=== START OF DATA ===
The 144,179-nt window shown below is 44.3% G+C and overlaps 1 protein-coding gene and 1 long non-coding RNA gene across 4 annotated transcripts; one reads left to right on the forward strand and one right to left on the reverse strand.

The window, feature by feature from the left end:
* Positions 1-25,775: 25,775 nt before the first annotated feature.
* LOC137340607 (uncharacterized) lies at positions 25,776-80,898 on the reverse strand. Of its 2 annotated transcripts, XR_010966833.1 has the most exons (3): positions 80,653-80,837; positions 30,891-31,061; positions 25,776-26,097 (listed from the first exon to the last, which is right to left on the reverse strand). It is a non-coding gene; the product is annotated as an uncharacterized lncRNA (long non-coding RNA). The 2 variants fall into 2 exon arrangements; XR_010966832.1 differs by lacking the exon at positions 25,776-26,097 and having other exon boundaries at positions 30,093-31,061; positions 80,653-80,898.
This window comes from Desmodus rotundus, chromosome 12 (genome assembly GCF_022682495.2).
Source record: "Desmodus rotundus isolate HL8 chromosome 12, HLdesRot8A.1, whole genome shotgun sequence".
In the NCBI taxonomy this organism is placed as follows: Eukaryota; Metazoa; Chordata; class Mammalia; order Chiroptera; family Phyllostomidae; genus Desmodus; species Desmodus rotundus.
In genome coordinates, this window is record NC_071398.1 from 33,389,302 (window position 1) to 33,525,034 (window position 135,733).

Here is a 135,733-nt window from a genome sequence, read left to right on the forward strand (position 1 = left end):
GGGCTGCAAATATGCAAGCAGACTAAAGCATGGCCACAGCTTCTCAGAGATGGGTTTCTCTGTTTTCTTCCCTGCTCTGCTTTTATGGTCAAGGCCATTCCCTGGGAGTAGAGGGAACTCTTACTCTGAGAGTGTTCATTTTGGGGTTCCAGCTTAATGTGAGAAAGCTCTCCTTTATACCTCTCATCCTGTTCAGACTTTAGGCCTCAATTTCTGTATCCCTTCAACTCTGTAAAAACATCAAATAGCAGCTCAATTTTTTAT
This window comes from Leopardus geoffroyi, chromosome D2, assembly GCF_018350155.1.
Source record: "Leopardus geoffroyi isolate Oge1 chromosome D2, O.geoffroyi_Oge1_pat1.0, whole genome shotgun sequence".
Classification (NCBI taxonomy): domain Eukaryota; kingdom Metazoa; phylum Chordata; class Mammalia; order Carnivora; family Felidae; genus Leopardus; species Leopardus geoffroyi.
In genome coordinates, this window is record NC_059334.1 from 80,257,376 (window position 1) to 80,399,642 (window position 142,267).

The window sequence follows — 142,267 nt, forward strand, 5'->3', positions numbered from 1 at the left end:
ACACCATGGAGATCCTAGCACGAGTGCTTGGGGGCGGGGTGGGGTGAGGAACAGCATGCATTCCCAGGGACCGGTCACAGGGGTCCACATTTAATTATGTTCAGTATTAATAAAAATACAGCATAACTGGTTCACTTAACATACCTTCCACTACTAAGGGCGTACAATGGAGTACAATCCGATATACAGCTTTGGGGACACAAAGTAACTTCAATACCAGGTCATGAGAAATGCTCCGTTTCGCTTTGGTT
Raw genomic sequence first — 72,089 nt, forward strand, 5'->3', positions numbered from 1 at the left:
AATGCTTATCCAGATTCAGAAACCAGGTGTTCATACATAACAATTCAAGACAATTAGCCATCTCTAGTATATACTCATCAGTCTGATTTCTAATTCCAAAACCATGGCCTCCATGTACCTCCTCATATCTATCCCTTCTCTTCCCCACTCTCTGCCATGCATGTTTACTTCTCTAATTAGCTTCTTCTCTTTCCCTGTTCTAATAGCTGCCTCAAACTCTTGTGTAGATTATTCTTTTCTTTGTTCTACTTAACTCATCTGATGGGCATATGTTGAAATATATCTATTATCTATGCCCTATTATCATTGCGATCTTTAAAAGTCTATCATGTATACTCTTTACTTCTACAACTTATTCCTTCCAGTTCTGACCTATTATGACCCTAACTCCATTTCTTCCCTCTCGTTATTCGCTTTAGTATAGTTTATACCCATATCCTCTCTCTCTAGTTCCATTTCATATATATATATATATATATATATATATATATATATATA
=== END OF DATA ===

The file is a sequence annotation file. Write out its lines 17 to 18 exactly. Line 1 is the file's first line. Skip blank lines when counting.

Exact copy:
Raw genomic sequence first — 72,089 nt, forward strand, 5'->3', positions numbered from 1 at the left:
AATGCTTATCCAGATTCAGAAACCAGGTGTTCATACATAACAATTCAAGACAATTAGCCATCTCTAGTATATACTCATCAGTCTGATTTCTAATTCCAAAACCATGGCCTCCATGTACCTCCTCATATCTATCCCTTCTCTTCCCCACTCTCTGCCATGCATGTTTACTTCTCTAATTAGCTTCTTCTCTTTCCCTGTTCTAATAGCTGCCTCAAACTCTTGTGTAGATTATTCTTTTCTTTGTTCTACTTAACTCATCTGATGGGCATATGTTGAAATATATCTATTATCTATGCCCTATTATCATTGCGATCTTTAAAAGTCTATCATGTATACTCTTTACTTCTACAACTTATTCCTTCCAGTTCTGACCTATTATGACCCTAACTCCATTTCTTCCCTCTCGTTATTCGCTTTAGTATAGTTTATACCCATATCCTCTCTCTCTAGTTCCATTTCATATATATATATATATATATATATATATATATATATATA